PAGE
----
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The St. James Theatre Timeline

The St James’s Theatre opened on December 14th 1835 with a performance of the burletta, AGNES SOREL.

In 1846 , an amateur performance of Ben Jonson’s EVERY MAN IN HIS HUMOUR saw Charles Dickens playing Captain Bobadil; a reviewer noted "Mr Dickens Bobadil was the best performance of the night , and a performance of very high merit".

This was followed in December the same year by an appearance of one of the earliest minstrel troupes, THE ETHIOPIAN SERENADERS

In 1850 the great French actress Rachel appeared in a number of plays including PHEDRE and , for the first time in England, ADRIENNE LECOUVREUR.

1875 saw the production of an early piece by Mr (later Sir) Arthur Sullivan entitled THE ZOO.

In 1880, Mr and Mrs Kendal appeared in WILLIAM AND SUSAN, an adaptation by W.G. Wills of Douglas Jerrold’s famous nautical drama, BLACK-EYED SUSAN.

In 1889 the famous Savoyard, Rutland Barrington, took over the maintenance of the theatre from John Hare and the Kendals. Theatergoers could not fail to notice the fact.

His term was not a long one, for in the following year the management was assumed by Lillie Langtry, the famous ‘Jersey Lily’, who made her debut there as Rosalind.

By 1892 George Alexander had taken over and it was his commission which produced Oscar Wilde’s first great success; LADY WINDERMERE’S FAN opened at the St James’s on February 20th 1892.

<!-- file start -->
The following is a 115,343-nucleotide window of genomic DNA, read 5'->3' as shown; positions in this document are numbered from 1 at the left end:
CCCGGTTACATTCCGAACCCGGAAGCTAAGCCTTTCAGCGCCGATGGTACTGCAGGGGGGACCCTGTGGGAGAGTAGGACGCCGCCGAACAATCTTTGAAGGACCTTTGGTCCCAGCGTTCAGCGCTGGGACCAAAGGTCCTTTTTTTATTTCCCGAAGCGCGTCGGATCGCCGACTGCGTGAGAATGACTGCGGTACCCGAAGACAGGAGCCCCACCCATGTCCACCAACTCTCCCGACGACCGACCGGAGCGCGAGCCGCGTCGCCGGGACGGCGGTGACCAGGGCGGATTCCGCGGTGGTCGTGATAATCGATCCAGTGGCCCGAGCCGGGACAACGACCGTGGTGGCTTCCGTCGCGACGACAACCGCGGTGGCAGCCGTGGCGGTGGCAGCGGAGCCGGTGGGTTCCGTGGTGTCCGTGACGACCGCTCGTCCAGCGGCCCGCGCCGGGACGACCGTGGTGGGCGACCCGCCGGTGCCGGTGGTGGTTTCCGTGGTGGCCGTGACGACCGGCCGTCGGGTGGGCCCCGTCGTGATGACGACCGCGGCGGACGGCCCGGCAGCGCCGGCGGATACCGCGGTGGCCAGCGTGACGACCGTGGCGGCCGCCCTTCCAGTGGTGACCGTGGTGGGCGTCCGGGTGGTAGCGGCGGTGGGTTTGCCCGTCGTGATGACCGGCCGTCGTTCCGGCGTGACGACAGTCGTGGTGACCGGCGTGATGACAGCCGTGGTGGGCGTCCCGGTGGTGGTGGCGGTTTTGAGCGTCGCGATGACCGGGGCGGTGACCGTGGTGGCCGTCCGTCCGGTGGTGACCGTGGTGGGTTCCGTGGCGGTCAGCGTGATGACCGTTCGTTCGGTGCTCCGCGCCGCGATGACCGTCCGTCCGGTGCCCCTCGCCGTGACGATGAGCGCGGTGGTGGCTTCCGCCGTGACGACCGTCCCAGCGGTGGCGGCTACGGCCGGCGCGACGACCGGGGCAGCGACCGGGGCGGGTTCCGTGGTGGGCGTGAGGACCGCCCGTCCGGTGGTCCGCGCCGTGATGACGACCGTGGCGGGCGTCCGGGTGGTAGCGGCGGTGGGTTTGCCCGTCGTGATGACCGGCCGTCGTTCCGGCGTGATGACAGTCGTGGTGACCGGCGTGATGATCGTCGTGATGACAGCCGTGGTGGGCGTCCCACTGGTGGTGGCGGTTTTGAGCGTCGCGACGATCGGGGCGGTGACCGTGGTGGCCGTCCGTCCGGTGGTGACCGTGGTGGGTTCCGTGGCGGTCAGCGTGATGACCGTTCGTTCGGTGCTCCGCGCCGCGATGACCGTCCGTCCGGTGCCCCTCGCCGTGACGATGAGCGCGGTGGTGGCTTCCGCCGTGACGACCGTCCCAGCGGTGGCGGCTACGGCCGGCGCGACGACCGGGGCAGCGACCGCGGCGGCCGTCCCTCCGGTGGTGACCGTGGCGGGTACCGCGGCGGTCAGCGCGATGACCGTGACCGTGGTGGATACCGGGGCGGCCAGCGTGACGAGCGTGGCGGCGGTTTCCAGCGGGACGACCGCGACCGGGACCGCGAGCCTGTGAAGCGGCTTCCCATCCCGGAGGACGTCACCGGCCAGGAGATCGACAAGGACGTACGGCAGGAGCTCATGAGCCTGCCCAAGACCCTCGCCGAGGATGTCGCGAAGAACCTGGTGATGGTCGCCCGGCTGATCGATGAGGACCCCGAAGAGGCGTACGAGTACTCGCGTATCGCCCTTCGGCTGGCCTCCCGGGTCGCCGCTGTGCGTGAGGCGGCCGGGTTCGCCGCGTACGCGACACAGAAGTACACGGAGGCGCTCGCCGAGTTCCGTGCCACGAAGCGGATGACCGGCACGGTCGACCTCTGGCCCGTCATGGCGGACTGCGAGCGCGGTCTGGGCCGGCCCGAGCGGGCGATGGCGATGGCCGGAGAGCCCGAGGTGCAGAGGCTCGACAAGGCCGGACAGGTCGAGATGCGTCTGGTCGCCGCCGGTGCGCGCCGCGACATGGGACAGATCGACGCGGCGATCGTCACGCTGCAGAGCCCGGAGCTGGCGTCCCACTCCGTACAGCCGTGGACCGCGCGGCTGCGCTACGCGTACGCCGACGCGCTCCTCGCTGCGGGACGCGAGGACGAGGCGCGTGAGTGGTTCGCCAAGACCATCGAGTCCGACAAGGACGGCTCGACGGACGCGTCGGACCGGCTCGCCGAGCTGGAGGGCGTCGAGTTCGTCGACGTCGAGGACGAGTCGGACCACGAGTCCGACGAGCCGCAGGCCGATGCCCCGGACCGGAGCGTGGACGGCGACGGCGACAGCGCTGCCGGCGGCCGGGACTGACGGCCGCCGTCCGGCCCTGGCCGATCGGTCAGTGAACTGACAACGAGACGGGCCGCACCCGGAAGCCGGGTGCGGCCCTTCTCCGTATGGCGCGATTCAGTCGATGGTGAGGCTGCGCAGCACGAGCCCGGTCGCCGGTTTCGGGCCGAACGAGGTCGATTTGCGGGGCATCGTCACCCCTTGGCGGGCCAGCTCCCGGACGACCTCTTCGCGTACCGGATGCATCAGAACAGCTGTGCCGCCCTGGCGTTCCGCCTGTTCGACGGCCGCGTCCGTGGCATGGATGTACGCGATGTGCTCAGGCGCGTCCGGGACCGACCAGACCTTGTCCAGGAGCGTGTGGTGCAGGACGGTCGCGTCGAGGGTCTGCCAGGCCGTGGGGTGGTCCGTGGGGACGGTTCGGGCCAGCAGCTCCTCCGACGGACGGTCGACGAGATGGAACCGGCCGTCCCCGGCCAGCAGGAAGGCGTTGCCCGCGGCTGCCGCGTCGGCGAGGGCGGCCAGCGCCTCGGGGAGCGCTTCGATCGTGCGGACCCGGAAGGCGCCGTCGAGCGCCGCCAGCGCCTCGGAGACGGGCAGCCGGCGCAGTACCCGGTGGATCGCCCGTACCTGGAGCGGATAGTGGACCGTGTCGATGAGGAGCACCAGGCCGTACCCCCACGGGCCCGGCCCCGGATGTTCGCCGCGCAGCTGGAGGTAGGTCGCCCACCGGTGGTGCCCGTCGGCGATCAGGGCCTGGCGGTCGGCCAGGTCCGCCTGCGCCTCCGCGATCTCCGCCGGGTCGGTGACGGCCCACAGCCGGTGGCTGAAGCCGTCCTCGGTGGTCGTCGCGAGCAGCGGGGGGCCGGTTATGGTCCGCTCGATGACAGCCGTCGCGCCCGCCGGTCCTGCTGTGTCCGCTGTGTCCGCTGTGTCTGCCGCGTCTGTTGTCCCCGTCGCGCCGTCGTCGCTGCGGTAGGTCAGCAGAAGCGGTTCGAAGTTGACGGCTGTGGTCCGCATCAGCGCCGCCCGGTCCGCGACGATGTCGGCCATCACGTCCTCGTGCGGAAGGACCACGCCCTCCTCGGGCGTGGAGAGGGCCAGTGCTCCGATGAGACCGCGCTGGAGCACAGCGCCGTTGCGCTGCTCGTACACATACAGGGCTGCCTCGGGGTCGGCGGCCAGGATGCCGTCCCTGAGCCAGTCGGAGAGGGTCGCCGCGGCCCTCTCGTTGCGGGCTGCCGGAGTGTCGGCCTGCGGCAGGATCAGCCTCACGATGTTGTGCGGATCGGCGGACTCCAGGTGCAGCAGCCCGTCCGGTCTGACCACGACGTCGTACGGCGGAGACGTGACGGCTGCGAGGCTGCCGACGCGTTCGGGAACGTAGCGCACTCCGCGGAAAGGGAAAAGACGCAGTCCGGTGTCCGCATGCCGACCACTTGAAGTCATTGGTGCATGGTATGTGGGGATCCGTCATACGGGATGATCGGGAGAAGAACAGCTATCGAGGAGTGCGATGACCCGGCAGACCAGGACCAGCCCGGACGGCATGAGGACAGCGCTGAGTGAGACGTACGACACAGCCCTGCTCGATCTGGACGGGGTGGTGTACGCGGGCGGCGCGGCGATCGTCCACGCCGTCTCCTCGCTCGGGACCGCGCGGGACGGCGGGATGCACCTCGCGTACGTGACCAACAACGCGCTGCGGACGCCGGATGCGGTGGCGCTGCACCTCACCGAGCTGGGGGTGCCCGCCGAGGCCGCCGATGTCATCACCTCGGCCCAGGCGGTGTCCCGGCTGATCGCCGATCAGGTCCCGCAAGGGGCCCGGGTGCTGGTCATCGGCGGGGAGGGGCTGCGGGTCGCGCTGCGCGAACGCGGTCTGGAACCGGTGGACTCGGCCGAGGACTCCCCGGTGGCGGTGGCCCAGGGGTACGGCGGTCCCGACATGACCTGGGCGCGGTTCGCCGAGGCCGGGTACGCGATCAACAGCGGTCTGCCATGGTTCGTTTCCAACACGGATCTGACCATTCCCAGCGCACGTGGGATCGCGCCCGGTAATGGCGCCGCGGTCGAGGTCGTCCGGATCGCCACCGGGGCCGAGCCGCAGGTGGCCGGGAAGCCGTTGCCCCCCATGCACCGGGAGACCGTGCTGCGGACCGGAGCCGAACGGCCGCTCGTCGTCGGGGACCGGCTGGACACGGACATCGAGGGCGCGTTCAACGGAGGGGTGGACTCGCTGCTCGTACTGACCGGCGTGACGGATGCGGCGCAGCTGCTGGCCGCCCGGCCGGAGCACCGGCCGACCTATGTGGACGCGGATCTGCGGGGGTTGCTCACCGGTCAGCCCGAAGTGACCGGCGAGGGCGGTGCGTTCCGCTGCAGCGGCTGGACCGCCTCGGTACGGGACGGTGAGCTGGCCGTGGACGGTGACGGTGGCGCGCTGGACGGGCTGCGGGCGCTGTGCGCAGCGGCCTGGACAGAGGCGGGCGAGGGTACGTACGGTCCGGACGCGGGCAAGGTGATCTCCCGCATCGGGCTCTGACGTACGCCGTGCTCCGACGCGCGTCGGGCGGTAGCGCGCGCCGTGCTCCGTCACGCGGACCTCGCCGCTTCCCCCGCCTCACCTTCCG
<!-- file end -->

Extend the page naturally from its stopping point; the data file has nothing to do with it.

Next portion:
In the following year, Pinero’s THE SECOND MRS TANQUERAY caused an outrage and was a triumphant success for Mrs Patrick Campbell in the title role.

 

1895 saw the full flowering of Wilde’s genius in his immortal comedy, THE IMPORTANCE OF BEING EARNEST.

Historical costume dramas were a popular staple of George Alexander’s reign at the St James’s; IF I WERE KING is a typical example and was later made into a film with Ronald Colman.

Bernard Shaw’s ANDROCLES AND THE LION had its first British Production at the St James’s in September 1913.

J.M.Barrie’s PETER PAN was first produced at the Duke of York’s Theatre in 1904. Over the next 94 years it appeared in many other theatres, including the St James’s in 1920 and the Royal National Theatre in 1998.

In 1929 Alfred Lunt made his first appearance on the London stage with his wife Lynn Fontanne in the Theatre Guild production of CAPRICE

The Group Theatre, New York, came to the St James’s in 1950 with Clifford Odets’ play GOLDEN BOY with Luther Adler as Joe bonaparte

Laurence Olivier took over the management of the theatre in 1950, opening with Christopher Fry’s new play, VENUS OBSERVED

For the Festival of Britain in 1951, Olivier produced Shakespeare’s ANTONY AND CLEOPATRA and Shaw’s CAESAR AND CLEOPATRA, with himself and his wife, Vivien Leigh in the title roles.

In spite of a vigorous campaign conducted by Vivien Leigh and Laurence Olivier, the theatre closed in 1957 with a play called IT’S THE GEOGRAPHY THAT COUNTS. At the final curtain on July 20th, its leading actor, John Gregson stepped forward to say "In this historic, beautiful theatre, the scene of so many great successes, you share the awful distinction of being in at the death. The talk has now become a grim reality. It should never have been allowed to happen. I want you to make a resolution in your hearts that such a thing shall never happen again"